During the last dictatorship, Navy personnel were involved in the Dirty War of the late 1970s in which thousands of people were kidnapped and killed by the forces of the Military Junta, the Naval Mechanics School, known as ESMA, was a notorious centre for torture. Among their more well-known victims were the Swedish teenager Dagmar Hagelin and French nuns, Alice Domon and this fleet was supported by several ELMA tankers and transports as well as two ice breakers/polar ships. New German MEKO class destroyers and Thyssen-Nordseewerke submarines were still under construction at the time, despite leading the invasion of the Falkland Islands, in both strategic and tactical aspects the Argentine fleet played only a small part in the subsequent conflict with the Royal Navy. The ARA San Luis submarine played a role, nearly sinking the frigate HMS Arrow on 10 May. The submarine ARA Santa Fe, after a resupply mission, was attacked and disabled off South Georgia. She was scuttled by the British, the submarine force greatly reinforced their assets with the introduction of the Thyssen-Nordseewerke class
Buenos Aires Metropolitan Cathedral
The Buenos Aires Metropolitan Cathedral is the main Catholic church in Buenos Aires, Argentina. It is located in the city center, overlooking Plaza de Mayo, on the corner of San Martín and Rivadavia streets and it is the mother church of the Archdiocese of Buenos Aires and the primatial church of Argentina. The Cathedral of Buenos Aires was rebuilt several times since its origins in the 16th century. The present building is a mix of styles, with an 18th-century nave and dome. The interior keeps precious 18th-century statues and altarpieces, as well as abundant Neo-Renaissance, during the definitive foundation of Buenos Aires by Juan de Garay in 1580, part of a block facing the main square was reserved for the major church of the town. This is still the location of the current Cathedral, which is the last building in a series of churches that occupied the site. At the time of its foundation, the town depended on the diocese of Asunción, the first main church of Buenos Aires was a modest building made of wood and adobe, and was replaced by a new one in 1605 by Governor Hernandarias.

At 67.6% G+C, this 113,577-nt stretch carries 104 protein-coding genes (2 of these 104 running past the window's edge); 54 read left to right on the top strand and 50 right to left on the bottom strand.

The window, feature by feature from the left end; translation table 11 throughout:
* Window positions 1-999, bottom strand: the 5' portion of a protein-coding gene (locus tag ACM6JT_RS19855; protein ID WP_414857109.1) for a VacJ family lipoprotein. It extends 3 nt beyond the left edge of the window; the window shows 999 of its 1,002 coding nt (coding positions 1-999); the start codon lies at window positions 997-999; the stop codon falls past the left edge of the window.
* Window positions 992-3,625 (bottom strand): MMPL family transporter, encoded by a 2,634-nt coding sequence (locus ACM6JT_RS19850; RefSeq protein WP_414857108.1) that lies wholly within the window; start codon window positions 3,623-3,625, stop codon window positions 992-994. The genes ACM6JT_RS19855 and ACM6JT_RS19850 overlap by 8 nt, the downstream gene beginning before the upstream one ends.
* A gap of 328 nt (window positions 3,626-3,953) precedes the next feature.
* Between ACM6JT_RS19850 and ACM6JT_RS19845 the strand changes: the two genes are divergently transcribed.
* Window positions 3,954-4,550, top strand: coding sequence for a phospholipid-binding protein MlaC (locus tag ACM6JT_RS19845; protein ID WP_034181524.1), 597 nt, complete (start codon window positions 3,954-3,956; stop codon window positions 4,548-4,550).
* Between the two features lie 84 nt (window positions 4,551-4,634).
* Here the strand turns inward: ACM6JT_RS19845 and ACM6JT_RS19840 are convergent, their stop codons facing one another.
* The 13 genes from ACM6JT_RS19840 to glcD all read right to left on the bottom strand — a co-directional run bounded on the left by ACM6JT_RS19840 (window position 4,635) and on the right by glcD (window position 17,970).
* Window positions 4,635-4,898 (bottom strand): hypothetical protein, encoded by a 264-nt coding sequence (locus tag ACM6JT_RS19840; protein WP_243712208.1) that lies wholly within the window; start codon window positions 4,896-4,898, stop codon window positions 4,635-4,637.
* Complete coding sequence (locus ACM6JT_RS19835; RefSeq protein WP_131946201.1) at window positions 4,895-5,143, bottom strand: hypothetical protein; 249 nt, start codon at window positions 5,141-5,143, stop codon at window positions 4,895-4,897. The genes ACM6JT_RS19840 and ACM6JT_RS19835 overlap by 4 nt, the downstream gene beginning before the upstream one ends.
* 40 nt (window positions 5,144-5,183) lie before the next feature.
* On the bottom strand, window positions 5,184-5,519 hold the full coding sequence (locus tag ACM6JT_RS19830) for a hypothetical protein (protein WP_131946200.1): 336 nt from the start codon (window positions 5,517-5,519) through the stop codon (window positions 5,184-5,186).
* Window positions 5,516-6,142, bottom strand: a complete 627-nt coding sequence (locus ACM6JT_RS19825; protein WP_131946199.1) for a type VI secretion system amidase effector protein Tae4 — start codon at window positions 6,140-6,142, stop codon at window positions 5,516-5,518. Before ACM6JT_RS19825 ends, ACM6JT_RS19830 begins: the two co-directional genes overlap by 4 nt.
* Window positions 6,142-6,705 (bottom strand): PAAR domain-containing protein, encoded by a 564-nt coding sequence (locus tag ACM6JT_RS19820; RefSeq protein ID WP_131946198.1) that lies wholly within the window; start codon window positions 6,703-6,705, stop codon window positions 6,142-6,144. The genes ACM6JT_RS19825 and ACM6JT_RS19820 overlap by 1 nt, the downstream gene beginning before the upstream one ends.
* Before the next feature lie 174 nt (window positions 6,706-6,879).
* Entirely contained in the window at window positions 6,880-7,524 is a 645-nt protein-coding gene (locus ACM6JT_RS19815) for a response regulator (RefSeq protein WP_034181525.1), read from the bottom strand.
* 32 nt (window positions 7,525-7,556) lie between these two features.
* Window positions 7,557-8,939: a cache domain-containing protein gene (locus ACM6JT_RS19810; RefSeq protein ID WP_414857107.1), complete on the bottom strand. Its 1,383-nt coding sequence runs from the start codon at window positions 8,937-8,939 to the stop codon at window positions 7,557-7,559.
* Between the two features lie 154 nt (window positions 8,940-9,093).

This second building was in danger of collapse by 1616 and had to be rebuilt again, in 1620, Buenos Aires was made seat of a bishopric by Pope Paul V. Its main church now had the status of a cathedral, after 1662, the cathedral was again rebuilt under bishop Cristóbal de la Mancha y Velazco and governor José Martínez de Salazar, being re-inaugurated in 1671. The cathedral now had three naves covered by a roof and a tower. Due to the bad quality of its materials, the tower. The whole church was rebuilt, starting in 1684, under bishop Azcona Imberto. In 1695 the building was almost finished, with the towers of the façade. In the early 18th century the works were slow, and the first tower was finished only around 1721, the second tower was begun in 1722 and finished around 1725. The main façade was redesigned between 1725 and 1727 by the Italian Jesuit Giovanni Bianchi, the design of the new façade was directly inspired by Italian Mannerist architecture. On the night of May 23,1752, the nave of the cathedral collapsed, the only portions still standing were the façade and towers, but the rest of the building needed to be completely rebuilt once again.
Italian architect Antonio Masella was put in charge of the project, Masella designed a majestic church, much larger than the previous structure, with a three-aisled nave covered with barrel vaulting and lateral chapels. A dome was to sit over the crossing, upon completion of the dome, fissures in the structure were detected and it had to be rebuilt